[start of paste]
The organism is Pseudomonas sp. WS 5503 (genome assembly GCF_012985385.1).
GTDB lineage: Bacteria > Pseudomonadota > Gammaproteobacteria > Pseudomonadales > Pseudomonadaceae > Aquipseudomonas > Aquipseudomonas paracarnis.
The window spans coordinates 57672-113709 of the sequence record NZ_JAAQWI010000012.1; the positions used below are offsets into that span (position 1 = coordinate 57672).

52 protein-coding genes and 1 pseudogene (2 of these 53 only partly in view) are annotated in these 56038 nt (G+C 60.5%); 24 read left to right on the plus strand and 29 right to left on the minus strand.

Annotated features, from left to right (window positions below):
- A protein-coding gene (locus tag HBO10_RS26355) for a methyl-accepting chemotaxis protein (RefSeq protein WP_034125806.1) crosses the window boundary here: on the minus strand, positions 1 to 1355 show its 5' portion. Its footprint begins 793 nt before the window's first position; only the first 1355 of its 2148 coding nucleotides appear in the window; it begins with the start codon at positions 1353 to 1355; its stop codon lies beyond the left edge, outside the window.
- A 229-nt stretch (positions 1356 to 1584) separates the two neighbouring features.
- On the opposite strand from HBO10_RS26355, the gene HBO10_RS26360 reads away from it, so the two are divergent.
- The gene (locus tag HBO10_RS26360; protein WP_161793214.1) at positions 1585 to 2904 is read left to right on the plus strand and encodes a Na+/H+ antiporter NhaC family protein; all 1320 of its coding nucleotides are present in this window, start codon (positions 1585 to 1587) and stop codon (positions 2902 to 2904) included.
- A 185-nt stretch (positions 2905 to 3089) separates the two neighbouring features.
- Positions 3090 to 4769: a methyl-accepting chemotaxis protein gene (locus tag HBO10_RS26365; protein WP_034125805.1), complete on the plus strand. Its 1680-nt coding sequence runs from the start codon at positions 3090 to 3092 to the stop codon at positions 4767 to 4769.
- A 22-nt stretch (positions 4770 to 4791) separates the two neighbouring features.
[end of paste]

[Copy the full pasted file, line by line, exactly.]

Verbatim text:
The organism is Pseudomonas sp. WS 5503 (genome assembly GCF_012985385.1).
GTDB lineage: Bacteria > Pseudomonadota > Gammaproteobacteria > Pseudomonadales > Pseudomonadaceae > Aquipseudomonas > Aquipseudomonas paracarnis.
The window spans coordinates 57672-113709 of the sequence record NZ_JAAQWI010000012.1; the positions used below are offsets into that span (position 1 = coordinate 57672).

52 protein-coding genes and 1 pseudogene (2 of these 53 only partly in view) are annotated in these 56038 nt (G+C 60.5%); 24 read left to right on the plus strand and 29 right to left on the minus strand.

Annotated features, from left to right (window positions below):
- A protein-coding gene (locus tag HBO10_RS26355) for a methyl-accepting chemotaxis protein (RefSeq protein WP_034125806.1) crosses the window boundary here: on the minus strand, positions 1 to 1355 show its 5' portion. Its footprint begins 793 nt before the window's first position; only the first 1355 of its 2148 coding nucleotides appear in the window; it begins with the start codon at positions 1353 to 1355; its stop codon lies beyond the left edge, outside the window.
- A 229-nt stretch (positions 1356 to 1584) separates the two neighbouring features.
- On the opposite strand from HBO10_RS26355, the gene HBO10_RS26360 reads away from it, so the two are divergent.
- The gene (locus tag HBO10_RS26360; protein WP_161793214.1) at positions 1585 to 2904 is read left to right on the plus strand and encodes a Na+/H+ antiporter NhaC family protein; all 1320 of its coding nucleotides are present in this window, start codon (positions 1585 to 1587) and stop codon (positions 2902 to 2904) included.
- A 185-nt stretch (positions 2905 to 3089) separates the two neighbouring features.
- Positions 3090 to 4769: a methyl-accepting chemotaxis protein gene (locus tag HBO10_RS26365; protein WP_034125805.1), complete on the plus strand. Its 1680-nt coding sequence runs from the start codon at positions 3090 to 3092 to the stop codon at positions 4767 to 4769.
- A 22-nt stretch (positions 4770 to 4791) separates the two neighbouring features.